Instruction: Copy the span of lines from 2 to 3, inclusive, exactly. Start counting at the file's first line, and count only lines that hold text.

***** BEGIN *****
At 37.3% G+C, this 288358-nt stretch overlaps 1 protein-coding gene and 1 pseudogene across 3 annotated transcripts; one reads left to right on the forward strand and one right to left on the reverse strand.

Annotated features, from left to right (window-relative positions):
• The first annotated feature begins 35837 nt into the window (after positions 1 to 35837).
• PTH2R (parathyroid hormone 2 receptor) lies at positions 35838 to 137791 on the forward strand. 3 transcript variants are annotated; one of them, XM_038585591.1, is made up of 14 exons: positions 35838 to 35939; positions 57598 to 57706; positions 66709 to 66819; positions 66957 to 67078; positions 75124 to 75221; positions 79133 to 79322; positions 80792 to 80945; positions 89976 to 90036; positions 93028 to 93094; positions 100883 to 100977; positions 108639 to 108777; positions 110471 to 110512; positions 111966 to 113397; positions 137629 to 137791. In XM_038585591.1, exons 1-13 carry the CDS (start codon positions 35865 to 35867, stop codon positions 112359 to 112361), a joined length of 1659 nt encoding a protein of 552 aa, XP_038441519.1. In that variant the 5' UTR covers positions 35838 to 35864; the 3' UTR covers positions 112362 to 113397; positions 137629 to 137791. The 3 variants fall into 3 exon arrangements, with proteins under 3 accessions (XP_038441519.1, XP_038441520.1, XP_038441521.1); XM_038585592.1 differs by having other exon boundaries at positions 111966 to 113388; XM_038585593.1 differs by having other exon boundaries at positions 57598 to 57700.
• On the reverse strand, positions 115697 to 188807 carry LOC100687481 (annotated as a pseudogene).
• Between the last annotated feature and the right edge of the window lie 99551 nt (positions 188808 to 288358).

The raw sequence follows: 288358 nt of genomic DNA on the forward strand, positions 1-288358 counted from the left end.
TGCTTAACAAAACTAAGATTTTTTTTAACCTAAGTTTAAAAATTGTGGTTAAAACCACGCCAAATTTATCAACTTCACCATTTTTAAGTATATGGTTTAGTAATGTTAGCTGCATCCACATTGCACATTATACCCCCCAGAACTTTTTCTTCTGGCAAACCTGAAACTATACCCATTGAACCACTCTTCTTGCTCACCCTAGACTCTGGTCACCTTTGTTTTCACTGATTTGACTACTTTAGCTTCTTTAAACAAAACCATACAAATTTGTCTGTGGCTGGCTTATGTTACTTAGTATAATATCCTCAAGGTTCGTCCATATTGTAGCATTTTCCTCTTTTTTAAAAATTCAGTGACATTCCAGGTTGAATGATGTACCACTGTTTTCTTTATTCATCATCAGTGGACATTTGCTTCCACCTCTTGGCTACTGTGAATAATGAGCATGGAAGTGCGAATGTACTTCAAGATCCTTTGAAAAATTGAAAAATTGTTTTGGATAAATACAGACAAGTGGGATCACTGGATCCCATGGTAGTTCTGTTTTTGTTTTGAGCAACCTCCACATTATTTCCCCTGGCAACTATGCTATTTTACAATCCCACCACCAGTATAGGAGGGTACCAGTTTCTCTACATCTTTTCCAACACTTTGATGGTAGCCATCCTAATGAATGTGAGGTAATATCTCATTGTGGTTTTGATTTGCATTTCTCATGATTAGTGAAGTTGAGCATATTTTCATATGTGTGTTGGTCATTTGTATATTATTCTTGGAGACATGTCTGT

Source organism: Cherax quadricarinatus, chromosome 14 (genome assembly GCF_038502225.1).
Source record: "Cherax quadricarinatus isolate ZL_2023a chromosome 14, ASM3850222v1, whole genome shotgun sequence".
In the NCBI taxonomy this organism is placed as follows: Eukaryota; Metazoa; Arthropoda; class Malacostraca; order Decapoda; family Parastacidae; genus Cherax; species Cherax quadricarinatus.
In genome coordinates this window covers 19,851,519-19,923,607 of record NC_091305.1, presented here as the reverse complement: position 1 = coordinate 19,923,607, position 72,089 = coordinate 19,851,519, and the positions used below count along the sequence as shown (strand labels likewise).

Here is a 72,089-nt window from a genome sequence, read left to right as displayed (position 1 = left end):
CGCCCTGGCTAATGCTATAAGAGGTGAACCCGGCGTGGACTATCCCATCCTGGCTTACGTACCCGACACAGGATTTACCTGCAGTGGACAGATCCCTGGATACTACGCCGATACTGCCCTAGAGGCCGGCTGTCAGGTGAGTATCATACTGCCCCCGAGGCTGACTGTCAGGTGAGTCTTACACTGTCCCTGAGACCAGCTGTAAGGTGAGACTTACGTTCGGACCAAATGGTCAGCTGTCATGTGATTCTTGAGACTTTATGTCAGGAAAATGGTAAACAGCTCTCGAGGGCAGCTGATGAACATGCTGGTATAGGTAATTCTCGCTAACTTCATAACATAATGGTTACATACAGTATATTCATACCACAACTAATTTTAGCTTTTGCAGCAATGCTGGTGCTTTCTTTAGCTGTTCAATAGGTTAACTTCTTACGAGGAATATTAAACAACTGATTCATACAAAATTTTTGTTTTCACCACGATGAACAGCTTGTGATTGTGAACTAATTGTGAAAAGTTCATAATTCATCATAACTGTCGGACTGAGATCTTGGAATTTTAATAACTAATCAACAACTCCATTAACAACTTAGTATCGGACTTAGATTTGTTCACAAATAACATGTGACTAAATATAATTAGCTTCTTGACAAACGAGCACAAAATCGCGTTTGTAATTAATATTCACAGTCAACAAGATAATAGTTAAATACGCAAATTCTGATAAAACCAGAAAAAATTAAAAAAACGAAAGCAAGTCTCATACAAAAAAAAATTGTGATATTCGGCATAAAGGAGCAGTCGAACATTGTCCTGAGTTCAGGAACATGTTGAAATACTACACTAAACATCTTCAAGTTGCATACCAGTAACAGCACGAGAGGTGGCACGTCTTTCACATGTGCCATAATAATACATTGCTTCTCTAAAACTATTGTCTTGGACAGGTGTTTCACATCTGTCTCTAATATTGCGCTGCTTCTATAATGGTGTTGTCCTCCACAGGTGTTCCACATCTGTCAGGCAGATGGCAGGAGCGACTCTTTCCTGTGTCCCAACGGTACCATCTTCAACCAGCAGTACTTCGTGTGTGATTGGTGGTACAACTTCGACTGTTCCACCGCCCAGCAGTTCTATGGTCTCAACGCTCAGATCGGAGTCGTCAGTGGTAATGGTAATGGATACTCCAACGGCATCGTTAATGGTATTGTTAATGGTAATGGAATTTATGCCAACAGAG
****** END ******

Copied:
Annotated features, from left to right (window-relative positions):
• The first annotated feature begins 35837 nt into the window (after positions 1 to 35837).